The BookBrowse Review

Published June 22, 2022

ISSN: 1930-0018

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A Novel
by Geraldine Brooks

Hardcover (14 Jun 2022), 416 pages.
Publisher: Viking
ISBN-13: 9780399562969

A discarded painting in a junk pile, a skeleton in an attic, and the greatest racehorse in American history: from these strands, a Pulitzer Prize winner braids a sweeping story of spirit, obsession, and injustice across American history.

Kentucky, 1850. An enslaved groom named Jarret and a bay foal forge a bond of understanding that will carry the horse to record-setting victories across the South. When the nation erupts in civil war, an itinerant young artist who has made his name on paintings of the racehorse takes up arms for the Union. On a perilous night, he reunites with the stallion and his groom, very far from the glamor of any racetrack.

New York City, 1954. Martha Jackson, a gallery owner celebrated for taking risks on edgy contemporary painters, becomes obsessed with a nineteenth-century equestrian oil painting of mysterious provenance.

Washington, DC, 2019. Jess, a Smithsonian scientist from Australia, and Theo, a Nigerian-American art historian, find themselves unexpectedly connected through their shared interest in the horse—one studying the stallion's bones for clues to his power and endurance, the other uncovering the lost history of the unsung Black horsemen who were critical to his racing success.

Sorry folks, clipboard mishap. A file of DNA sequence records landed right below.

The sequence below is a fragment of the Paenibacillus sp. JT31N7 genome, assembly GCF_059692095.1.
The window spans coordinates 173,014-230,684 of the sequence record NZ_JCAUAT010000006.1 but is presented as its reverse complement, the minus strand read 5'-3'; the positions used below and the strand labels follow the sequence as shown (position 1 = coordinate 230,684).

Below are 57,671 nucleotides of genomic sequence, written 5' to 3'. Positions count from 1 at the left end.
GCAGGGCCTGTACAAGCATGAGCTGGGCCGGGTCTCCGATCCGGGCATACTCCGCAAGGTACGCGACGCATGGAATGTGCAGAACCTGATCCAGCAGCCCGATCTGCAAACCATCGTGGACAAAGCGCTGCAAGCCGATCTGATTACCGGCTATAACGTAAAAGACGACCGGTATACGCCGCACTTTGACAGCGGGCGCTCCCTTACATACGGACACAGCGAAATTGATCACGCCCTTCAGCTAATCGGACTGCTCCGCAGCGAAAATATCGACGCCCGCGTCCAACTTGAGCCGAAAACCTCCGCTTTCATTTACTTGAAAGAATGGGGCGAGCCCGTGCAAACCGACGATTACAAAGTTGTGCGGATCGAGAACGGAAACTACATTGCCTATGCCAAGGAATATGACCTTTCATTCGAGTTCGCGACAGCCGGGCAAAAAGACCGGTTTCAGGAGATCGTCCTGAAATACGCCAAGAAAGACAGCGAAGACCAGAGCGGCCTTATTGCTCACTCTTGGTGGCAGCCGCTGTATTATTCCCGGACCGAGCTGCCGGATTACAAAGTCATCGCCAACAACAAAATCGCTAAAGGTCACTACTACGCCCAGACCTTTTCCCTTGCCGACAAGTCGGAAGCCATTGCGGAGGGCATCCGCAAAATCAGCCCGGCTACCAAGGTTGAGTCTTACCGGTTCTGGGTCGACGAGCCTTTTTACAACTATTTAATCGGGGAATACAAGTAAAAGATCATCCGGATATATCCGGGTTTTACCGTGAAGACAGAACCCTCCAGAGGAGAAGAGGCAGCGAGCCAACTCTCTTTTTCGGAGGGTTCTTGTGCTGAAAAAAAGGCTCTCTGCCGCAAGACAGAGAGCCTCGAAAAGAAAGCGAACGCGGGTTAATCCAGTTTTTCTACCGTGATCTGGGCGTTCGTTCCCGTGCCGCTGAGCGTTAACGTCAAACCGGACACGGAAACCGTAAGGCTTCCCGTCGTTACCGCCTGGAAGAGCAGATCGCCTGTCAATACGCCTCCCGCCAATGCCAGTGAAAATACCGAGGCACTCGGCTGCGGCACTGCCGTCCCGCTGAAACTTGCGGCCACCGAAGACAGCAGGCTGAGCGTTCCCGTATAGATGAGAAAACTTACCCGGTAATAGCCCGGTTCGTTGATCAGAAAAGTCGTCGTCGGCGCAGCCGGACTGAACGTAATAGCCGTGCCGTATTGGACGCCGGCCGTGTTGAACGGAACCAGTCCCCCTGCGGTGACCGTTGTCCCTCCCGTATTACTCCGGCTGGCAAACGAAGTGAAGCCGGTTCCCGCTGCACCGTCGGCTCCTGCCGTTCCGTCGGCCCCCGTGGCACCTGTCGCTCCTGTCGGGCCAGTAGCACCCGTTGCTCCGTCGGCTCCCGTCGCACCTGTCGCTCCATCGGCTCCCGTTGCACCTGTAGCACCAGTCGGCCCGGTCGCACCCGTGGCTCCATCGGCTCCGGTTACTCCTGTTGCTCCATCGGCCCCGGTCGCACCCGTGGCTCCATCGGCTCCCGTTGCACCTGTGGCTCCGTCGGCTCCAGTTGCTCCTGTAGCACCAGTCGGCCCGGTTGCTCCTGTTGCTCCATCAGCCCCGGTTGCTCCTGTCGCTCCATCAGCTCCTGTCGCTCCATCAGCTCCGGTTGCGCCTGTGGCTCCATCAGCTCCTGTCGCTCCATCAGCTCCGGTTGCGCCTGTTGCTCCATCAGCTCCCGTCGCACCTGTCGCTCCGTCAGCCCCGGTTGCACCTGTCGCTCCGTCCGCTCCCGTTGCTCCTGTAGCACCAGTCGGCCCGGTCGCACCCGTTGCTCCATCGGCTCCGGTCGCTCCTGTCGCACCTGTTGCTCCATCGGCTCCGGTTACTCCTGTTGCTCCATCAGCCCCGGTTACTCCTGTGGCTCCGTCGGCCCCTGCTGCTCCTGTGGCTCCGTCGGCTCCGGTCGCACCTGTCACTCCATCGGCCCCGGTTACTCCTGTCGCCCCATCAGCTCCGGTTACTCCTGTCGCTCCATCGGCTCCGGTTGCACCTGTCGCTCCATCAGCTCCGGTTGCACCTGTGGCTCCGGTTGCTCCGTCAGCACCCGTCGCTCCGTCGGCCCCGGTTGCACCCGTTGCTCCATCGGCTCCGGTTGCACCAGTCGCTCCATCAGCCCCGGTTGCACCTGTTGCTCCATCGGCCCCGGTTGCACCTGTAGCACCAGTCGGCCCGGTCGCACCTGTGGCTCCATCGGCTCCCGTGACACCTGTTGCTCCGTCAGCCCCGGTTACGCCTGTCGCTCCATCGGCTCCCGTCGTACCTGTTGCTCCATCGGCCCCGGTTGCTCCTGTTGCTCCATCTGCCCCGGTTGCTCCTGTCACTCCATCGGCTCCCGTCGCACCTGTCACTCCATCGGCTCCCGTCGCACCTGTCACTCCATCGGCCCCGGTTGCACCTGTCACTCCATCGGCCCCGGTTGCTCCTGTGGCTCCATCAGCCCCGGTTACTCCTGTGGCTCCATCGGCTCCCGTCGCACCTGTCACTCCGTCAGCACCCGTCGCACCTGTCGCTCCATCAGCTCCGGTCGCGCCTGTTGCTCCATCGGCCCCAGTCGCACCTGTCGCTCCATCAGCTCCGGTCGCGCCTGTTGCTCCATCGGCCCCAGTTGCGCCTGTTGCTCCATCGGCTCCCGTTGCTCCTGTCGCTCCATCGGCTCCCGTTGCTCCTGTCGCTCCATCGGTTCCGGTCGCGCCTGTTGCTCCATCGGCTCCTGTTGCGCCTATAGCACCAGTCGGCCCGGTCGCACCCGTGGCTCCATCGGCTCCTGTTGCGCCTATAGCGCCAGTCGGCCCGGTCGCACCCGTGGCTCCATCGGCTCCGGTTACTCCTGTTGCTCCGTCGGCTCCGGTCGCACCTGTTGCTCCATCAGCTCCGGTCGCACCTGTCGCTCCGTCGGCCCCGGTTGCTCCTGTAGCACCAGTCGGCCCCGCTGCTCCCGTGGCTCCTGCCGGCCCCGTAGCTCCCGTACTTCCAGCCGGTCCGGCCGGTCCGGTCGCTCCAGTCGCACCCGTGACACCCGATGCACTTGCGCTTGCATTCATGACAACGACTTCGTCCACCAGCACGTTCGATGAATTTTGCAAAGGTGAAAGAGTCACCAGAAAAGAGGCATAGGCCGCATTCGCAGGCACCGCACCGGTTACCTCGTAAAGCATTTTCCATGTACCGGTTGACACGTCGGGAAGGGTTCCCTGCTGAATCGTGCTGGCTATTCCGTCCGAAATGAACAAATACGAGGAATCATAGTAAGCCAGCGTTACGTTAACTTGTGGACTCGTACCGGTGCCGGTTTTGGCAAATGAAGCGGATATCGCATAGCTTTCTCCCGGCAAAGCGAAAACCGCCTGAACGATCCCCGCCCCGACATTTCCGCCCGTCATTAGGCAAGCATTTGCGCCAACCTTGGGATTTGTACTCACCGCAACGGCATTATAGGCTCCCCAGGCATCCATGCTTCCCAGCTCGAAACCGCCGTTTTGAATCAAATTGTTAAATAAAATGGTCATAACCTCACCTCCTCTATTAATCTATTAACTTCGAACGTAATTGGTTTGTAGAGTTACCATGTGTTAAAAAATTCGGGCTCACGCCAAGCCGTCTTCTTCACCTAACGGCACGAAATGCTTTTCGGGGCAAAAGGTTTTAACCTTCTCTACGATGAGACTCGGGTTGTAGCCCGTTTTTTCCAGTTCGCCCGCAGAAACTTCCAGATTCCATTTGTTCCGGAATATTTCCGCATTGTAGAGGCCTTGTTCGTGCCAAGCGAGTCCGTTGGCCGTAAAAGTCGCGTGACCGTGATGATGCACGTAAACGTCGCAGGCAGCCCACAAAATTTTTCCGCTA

Based on the remarkable true story of the record-breaking thoroughbred Lexington, Horse is a novel of art and science, love and obsession, and our unfinished reckoning with racism.

Georgetown, Washington, DC

The deceptively reductive forms of the artist's work belie the density of meaning forged by a bifurcated existence. These glyphs and ideograms signal to us from the crossroads: freedom and slavery, White and Black, rural and urban.

No. Nup. That wouldn't do. It reeked of PhD. This was meant to be read by normal people.

Theo pressed the delete key and watched the letters march backward to oblivion. All that was left was the blinking cursor, tapping like an impatient finger. He sighed and looked away from its importuning. Through the window above his desk, he noticed that the elderly woman who lived in the shabby row house directly across the street was dragging a bench press to the curb. As the metal legs screeched across the pavement, Clancy raised a startled head and jumped up, putting his front paws on the desk beside Theo's laptop. His immense ears, like radar dishes, twitched toward the noise. Together, Theo and the dog watched as she shoved the bench into the teetering ziggurat she'd assembled. Propped against it, a hand-lettered sign: FREE STUFF.

Theo wondered why she hadn't had a yard sale. Someone would've paid for that bench press. Or even the faux-Moroccan footstool. When she brought out an armful of men's clothing, it occurred to Theo that all the items in the pile must be her dead husband's things. Perhaps she just wanted to purge the house of every trace of him.